Several mini-attacks occurred in the early kilometres of the stage, and the peloton allowed the riders to establish an advantage off the front of the main field. It eventually amounted to some twenty-five riders in the breakaway,[106] including Lampre-ISD rider Michele Scarponi – the highest-placed rider in the group, some ten minutes in arrears of race leader Bradley Wiggins (Team Sky)[107] – and the top two riders in the points classification, Liquigas-Cannondale's Peter Sagan and Matthew Goss of Orica-GreenEDGE. After Team Saxo Bank-Tinkoff Bank's Michael Mørkøv took maximum points over the first climb of the day, the Côte de Corlier, the next focus was on the intermediate sprint point at Béon; Sagan launched his sprint first but was beaten to the line by both Goss and FDJ-BigMat's Yauheni Hutarovich, with Goss reducing Sagan's lead in the standings to 27 points.[108] The breakaway group split apart on the Col du Grand Colombier; only Scarponi, Team Europcar's Thomas Voeckler, Rabobank rider Luis León Sánchez and Dries Devenyns of Omega Pharma-Quick Step remained at the front.[106]

Voeckler crossed the summit of the climb first, taking the 25 points on offer for the hors catégorie climb. The peloton crossed five-and-a-half minutes later, although were unlikely to bring back the four leaders on the road. Voeckler also took maximum points at the Col de Richemond, and as a result, took the polka-dot jersey for the mountains classification lead[108] from Astana rider Fredrik Kessiakoff. Sagan had dropped back to aid his teammate Vincenzo Nibali, who had attacked on the descent of the Col du Grand Colombier, but both riders were not to stay in front ahead of the Team Sky-led peloton.[108] RadioShack-Nissan's Jens Voigt made up a minute on the lead quartet to join them,[109] with around 10 km (6.2 mi) remaining; Devenyns looked to go clear in the closing stages,[106] but Voeckler had kept most in hand to take his third career Tour stage victory,[110] three seconds ahead of Scarponi and seven ahead of Voigt.[106] Wiggins remained on the wheel of his closest rival, Cadel Evans of the BMC Racing Team, to maintain his 1' 53" lead in the general classification into the Alps.[108]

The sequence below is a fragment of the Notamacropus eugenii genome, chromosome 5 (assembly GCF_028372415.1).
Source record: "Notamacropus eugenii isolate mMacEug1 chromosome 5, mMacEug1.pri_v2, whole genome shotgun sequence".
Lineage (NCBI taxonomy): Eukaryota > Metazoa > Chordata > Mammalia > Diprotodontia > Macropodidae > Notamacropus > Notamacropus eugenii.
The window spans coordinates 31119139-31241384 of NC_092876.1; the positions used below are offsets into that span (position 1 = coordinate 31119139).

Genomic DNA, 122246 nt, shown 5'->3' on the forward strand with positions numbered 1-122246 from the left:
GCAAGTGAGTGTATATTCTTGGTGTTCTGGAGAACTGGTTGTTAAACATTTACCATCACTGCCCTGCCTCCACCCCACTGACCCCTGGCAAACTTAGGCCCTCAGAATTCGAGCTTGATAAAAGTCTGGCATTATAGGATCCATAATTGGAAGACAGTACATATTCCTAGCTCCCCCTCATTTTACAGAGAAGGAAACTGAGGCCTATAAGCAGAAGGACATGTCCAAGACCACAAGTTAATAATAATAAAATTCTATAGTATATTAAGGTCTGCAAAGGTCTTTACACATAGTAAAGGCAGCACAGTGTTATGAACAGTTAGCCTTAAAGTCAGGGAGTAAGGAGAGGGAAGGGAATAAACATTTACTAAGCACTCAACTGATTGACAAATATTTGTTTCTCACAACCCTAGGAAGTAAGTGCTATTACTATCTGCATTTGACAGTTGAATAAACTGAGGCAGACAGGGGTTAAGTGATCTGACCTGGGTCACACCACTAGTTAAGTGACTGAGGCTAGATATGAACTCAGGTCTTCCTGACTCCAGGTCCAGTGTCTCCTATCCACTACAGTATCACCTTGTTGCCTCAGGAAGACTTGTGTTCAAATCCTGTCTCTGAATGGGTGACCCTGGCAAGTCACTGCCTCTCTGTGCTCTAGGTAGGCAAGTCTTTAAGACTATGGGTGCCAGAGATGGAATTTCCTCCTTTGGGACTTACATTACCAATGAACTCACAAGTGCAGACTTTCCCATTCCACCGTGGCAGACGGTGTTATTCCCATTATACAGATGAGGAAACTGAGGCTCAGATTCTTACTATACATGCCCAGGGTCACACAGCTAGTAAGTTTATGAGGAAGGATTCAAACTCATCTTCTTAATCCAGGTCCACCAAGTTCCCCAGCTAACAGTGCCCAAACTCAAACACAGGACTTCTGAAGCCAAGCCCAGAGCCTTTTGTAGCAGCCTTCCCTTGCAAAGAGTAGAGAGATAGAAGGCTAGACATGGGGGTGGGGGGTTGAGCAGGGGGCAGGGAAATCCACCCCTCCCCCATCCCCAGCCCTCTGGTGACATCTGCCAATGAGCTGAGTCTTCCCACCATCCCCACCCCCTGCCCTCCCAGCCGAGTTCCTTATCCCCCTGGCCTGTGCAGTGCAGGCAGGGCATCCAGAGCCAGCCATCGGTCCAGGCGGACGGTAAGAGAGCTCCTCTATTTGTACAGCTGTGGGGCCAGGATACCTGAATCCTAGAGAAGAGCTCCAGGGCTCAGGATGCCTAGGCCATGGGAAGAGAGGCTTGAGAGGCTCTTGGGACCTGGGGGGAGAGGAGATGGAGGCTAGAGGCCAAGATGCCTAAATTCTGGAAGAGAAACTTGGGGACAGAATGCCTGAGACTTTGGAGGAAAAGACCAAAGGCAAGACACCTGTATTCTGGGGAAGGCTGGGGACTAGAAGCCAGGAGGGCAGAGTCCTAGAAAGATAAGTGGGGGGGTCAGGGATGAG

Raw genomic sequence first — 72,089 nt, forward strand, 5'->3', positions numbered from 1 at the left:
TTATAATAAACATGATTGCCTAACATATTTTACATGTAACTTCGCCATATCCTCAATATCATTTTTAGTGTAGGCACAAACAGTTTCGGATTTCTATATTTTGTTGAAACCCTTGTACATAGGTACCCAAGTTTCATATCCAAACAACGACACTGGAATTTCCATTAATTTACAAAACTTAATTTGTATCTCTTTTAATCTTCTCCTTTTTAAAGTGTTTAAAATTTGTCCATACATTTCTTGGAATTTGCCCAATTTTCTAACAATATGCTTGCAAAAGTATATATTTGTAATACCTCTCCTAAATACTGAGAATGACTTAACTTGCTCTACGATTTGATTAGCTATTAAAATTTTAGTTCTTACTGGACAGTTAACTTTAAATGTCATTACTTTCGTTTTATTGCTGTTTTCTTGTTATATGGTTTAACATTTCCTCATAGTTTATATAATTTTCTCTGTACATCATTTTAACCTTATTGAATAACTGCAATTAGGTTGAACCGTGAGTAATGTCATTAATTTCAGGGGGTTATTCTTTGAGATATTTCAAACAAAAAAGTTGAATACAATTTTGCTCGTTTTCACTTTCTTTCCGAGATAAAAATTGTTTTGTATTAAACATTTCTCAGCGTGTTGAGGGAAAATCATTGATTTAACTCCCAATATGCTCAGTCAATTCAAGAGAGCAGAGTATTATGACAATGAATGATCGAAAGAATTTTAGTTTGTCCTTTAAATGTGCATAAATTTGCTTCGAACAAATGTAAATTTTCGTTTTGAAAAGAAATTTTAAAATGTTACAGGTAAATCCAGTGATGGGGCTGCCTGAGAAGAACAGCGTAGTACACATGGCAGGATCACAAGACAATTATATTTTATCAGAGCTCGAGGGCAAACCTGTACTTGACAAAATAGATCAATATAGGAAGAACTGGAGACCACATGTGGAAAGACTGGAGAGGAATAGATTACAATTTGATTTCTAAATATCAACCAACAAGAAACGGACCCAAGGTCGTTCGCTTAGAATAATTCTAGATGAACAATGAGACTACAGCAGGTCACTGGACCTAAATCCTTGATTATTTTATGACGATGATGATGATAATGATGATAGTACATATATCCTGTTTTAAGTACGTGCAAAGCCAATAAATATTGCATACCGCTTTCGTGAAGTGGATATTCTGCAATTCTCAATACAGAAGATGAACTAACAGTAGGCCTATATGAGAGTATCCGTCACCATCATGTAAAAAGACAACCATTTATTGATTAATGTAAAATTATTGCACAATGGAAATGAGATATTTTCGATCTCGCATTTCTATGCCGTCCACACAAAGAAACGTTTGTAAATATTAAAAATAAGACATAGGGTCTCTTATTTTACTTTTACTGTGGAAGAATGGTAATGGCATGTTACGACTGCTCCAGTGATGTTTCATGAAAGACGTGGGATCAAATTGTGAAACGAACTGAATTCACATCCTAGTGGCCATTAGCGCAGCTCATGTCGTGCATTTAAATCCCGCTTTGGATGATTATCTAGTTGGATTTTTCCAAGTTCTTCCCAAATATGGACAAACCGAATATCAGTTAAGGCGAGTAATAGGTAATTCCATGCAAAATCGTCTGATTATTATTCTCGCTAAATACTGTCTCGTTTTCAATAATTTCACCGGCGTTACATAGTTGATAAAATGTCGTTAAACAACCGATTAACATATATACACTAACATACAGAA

Stage 10 Result
Rider Team Time
1  Thomas Voeckler (FRA) Team Europcar 4h 46' 26"
2  Michele Scarponi (ITA) Lampre-ISD + 3"
3  Jens Voigt (GER) Yellow-bibbed jersey RadioShack-Nissan + 7"
4  Luis León Sánchez (ESP) Rabobank + 23"
5  Dries Devenyns (BEL) Omega Pharma-Quick Step + 30"
6  Sandy Casar (FRA) FDJ-BigMat + 2' 44"
7  Egoi Martínez (ESP) Euskaltel-Euskadi + 2' 44"
8  Pierre Rolland (FRA) Team Europcar + 2' 44"
9  Jurgen Van Den Broeck (BEL) Lotto-Belisol + 2' 44"
10  Dmitry Fofonov (KAZ) Astana + 2' 52"
General Classification after Stage 10
Rider Team Time
1  Bradley Wiggins (GBR) Yellow jersey Team Sky 43h 59' 02"
2  Cadel Evans (AUS) BMC Racing Team + 1' 53"
3  Chris Froome (GBR) Team Sky + 2' 07"
4  Vincenzo Nibali (ITA) Liquigas-Cannondale + 2' 23"
5  Denis Menchov (RUS) Team Katusha + 3' 02"
6  Haimar Zubeldia (ESP) Yellow-bibbed jersey RadioShack-Nissan + 3' 19"
7  Maxime Monfort (BEL) Yellow-bibbed jersey RadioShack-Nissan + 4' 23"
8  Jurgen Van Den Broeck (BEL) Lotto-Belisol + 4' 48"
9  Nicolas Roche (IRL) Ag2r-La Mondiale + 5' 29"
10  Tejay van Garderen (USA) White jersey BMC Racing Team + 5' 31"

Footnotes[edit]

  1. ^ Jerseys appearing in the table on the left of the page indicate those worn by the cyclist during the particular stage, while those appearing in the table on the right of the page indicate those awarded to the cyclist after the stage.
  2. ^ The bibs are designated to all remaining riders within the leading team.

References[edit]